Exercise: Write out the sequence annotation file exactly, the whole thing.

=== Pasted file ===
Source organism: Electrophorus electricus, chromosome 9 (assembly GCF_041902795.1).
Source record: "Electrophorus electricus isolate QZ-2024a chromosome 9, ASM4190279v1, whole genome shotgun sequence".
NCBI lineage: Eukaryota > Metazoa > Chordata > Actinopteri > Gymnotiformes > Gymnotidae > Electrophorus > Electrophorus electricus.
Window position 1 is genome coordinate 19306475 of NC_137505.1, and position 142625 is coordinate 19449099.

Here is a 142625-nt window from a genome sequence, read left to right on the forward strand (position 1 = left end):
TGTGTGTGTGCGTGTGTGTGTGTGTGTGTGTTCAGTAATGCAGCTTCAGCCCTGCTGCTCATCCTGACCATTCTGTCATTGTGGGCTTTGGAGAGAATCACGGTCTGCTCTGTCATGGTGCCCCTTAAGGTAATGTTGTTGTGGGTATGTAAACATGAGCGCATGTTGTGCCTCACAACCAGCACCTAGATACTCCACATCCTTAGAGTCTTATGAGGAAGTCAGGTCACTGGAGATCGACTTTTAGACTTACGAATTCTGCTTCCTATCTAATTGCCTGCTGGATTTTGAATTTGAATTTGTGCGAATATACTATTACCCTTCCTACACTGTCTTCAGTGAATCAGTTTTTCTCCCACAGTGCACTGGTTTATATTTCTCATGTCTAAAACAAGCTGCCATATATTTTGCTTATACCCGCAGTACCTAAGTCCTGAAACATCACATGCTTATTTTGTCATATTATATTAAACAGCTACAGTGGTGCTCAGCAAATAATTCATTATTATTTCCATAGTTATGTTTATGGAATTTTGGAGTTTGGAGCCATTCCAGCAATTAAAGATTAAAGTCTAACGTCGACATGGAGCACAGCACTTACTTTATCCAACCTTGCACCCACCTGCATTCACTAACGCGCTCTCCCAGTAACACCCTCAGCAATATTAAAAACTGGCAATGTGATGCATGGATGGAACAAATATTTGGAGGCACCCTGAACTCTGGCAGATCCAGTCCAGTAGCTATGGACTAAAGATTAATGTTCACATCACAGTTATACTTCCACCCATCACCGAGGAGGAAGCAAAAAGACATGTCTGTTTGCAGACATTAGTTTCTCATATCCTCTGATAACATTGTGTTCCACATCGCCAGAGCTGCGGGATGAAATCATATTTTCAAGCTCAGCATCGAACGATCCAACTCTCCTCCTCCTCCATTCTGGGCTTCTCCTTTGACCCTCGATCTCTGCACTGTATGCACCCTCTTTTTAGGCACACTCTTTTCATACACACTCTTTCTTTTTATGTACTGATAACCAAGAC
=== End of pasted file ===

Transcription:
Source organism: Electrophorus electricus, chromosome 9 (assembly GCF_041902795.1).
Source record: "Electrophorus electricus isolate QZ-2024a chromosome 9, ASM4190279v1, whole genome shotgun sequence".
NCBI lineage: Eukaryota > Metazoa > Chordata > Actinopteri > Gymnotiformes > Gymnotidae > Electrophorus > Electrophorus electricus.
Window position 1 is genome coordinate 19306475 of NC_137505.1, and position 142625 is coordinate 19449099.

Here is a 142625-nt window from a genome sequence, read left to right on the forward strand (position 1 = left end):
TGTGTGTGTGCGTGTGTGTGTGTGTGTGTGTTCAGTAATGCAGCTTCAGCCCTGCTGCTCATCCTGACCATTCTGTCATTGTGGGCTTTGGAGAGAATCACGGTCTGCTCTGTCATGGTGCCCCTTAAGGTAATGTTGTTGTGGGTATGTAAACATGAGCGCATGTTGTGCCTCACAACCAGCACCTAGATACTCCACATCCTTAGAGTCTTATGAGGAAGTCAGGTCACTGGAGATCGACTTTTAGACTTACGAATTCTGCTTCCTATCTAATTGCCTGCTGGATTTTGAATTTGAATTTGTGCGAATATACTATTACCCTTCCTACACTGTCTTCAGTGAATCAGTTTTTCTCCCACAGTGCACTGGTTTATATTTCTCATGTCTAAAACAAGCTGCCATATATTTTGCTTATACCCGCAGTACCTAAGTCCTGAAACATCACATGCTTATTTTGTCATATTATATTAAACAGCTACAGTGGTGCTCAGCAAATAATTCATTATTATTTCCATAGTTATGTTTATGGAATTTTGGAGTTTGGAGCCATTCCAGCAATTAAAGATTAAAGTCTAACGTCGACATGGAGCACAGCACTTACTTTATCCAACCTTGCACCCACCTGCATTCACTAACGCGCTCTCCCAGTAACACCCTCAGCAATATTAAAAACTGGCAATGTGATGCATGGATGGAACAAATATTTGGAGGCACCCTGAACTCTGGCAGATCCAGTCCAGTAGCTATGGACTAAAGATTAATGTTCACATCACAGTTATACTTCCACCCATCACCGAGGAGGAAGCAAAAAGACATGTCTGTTTGCAGACATTAGTTTCTCATATCCTCTGATAACATTGTGTTCCACATCGCCAGAGCTGCGGGATGAAATCATATTTTCAAGCTCAGCATCGAACGATCCAACTCTCCTCCTCCTCCATTCTGGGCTTCTCCTTTGACCCTCGATCTCTGCACTGTATGCACCCTCTTTTTAGGCACACTCTTTTCATACACACTCTTTCTTTTTATGTACTGATAACCAAGAC